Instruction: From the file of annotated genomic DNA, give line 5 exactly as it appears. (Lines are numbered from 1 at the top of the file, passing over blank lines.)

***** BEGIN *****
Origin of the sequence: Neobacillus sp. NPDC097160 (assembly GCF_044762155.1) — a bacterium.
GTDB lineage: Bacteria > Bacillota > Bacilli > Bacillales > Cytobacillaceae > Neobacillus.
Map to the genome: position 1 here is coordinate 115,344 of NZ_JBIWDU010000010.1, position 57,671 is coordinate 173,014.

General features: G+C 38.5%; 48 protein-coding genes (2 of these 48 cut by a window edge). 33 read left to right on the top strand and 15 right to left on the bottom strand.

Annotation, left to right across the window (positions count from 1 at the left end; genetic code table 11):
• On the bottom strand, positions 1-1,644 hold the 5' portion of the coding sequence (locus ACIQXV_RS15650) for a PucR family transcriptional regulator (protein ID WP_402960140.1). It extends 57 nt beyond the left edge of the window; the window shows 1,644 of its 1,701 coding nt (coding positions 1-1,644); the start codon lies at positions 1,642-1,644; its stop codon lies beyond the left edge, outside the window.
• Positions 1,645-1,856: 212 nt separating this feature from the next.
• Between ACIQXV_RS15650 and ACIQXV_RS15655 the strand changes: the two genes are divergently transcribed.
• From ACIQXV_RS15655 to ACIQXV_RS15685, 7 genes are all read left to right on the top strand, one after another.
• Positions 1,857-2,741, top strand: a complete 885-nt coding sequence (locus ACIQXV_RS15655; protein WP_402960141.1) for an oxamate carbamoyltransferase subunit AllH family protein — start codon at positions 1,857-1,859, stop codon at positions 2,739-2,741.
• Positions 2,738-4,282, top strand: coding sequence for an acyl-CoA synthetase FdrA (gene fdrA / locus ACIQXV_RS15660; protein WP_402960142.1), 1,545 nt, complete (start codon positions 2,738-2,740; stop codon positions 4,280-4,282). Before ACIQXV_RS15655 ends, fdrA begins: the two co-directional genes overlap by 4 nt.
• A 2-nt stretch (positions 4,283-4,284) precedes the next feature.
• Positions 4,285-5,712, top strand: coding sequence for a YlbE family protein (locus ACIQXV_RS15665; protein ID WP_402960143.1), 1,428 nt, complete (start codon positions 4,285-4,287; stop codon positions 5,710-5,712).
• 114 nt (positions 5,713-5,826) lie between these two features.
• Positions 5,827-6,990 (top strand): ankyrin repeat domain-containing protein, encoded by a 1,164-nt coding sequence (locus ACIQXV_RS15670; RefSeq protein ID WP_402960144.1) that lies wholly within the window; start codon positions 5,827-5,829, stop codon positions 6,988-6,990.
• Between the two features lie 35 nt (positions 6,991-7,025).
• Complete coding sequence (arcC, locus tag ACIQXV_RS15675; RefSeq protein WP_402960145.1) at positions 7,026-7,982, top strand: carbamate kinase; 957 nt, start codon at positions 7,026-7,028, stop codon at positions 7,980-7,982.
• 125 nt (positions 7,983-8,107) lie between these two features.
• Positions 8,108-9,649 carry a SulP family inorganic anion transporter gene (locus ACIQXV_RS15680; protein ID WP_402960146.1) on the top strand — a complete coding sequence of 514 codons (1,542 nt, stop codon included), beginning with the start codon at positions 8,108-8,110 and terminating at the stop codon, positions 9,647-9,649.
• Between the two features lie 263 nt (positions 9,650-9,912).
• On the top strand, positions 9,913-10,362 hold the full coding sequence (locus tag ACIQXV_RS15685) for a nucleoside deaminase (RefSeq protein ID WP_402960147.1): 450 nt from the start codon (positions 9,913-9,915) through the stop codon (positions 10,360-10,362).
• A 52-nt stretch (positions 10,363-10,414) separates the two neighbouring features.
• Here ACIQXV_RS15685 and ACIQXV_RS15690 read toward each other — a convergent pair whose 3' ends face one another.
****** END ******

Annotation, left to right across the window (positions count from 1 at the left end; genetic code table 11):